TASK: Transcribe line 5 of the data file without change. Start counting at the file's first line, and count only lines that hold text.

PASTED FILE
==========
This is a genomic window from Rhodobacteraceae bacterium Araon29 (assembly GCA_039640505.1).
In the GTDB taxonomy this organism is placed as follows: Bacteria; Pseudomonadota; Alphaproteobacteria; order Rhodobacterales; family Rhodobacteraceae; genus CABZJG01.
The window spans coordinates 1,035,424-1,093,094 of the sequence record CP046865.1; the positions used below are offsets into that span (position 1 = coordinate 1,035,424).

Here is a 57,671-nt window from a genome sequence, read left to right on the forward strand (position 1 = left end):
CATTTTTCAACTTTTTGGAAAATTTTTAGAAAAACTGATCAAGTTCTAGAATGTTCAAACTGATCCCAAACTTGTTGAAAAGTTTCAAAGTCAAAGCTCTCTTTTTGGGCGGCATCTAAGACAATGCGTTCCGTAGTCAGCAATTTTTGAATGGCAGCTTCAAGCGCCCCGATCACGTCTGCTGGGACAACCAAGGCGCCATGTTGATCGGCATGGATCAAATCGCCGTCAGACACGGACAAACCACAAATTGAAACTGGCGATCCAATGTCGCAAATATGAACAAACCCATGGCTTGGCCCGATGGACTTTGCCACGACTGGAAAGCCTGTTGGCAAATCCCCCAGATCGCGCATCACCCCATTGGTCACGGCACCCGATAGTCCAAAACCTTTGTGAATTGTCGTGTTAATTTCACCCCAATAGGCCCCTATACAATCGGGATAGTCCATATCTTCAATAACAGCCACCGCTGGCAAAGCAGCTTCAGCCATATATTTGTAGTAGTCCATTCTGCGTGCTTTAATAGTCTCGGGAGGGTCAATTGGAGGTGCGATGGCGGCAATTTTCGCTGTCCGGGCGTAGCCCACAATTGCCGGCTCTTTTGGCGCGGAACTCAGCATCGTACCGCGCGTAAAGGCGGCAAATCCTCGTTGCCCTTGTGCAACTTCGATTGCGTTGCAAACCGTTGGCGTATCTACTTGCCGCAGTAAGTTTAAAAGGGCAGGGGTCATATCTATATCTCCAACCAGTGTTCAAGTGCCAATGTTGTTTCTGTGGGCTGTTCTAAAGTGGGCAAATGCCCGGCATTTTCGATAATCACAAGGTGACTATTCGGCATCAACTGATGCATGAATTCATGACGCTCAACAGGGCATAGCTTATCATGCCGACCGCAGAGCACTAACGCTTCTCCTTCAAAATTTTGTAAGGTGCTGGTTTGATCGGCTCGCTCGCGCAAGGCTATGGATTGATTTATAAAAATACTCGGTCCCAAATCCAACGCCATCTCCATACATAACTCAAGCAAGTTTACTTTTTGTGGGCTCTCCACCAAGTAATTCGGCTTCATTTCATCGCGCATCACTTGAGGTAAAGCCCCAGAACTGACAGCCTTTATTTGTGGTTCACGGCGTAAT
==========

CATTTTTCAACTTTTTGGAAAATTTTTAGAAAAACTGATCAAGTTCTAGAATGTTCAAACTGATCCCAAACTTGTTGAAAAGTTTCAAAGTCAAAGCTCTCTTTTTGGGCGGCATCTAAGACAATGCGTTCCGTAGTCAGCAATTTTTGAATGGCAGCTTCAAGCGCCCCGATCACGTCTGCTGGGACAACCAAGGCGCCATGTTGATCGGCATGGATCAAATCGCCGTCAGACACGGACAAACCACAAATTGAAACTGGCGATCCAATGTCGCAAATATGAACAAACCCATGGCTTGGCCCGATGGACTTTGCCACGACTGGAAAGCCTGTTGGCAAATCCCCCAGATCGCGCATCACCCCATTGGTCACGGCACCCGATAGTCCAAAACCTTTGTGAATTGTCGTGTTAATTTCACCCCAATAGGCCCCTATACAATCGGGATAGTCCATATCTTCAATAACAGCCACCGCTGGCAAAGCAGCTTCAGCCATATATTTGTAGTAGTCCATTCTGCGTGCTTTAATAGTCTCGGGAGGGTCAATTGGAGGTGCGATGGCGGCAATTTTCGCTGTCCGGGCGTAGCCCACAATTGCCGGCTCTTTTGGCGCGGAACTCAGCATCGTACCGCGCGTAAAGGCGGCAAATCCTCGTTGCCCTTGTGCAACTTCGATTGCGTTGCAAACCGTTGGCGTATCTACTTGCCGCAGTAAGTTTAAAAGGGCAGGGGTCATATCTATATCTCCAACCAGTGTTCAAGTGCCAATGTTGTTTCTGTGGGCTGTTCTAAAGTGGGCAAATGCCCGGCATTTTCGATAATCACAAGGTGACTATTCGGCATCAACTGATGCATGAATTCATGACGCTCAACAGGGCATAGCTTATCATGCCGACCGCAGAGCACTAACGCTTCTCCTTCAAAATTTTGTAAGGTGCTGGTTTGATCGGCTCGCTCGCGCAAGGCTATGGATTGATTTATAAAAATACTCGGTCCCAAATCCAACGCCATCTCCATACATAACTCAAGCAAGTTTACTTTTTGTGGGCTCTCCACCAAGTAATTCGGCTTCATTTCATCGCGCATCACTTGAGGTAAAGCCCCAGAACTGACAGCCTTTATTTGTGGTTCACGGCGTAAT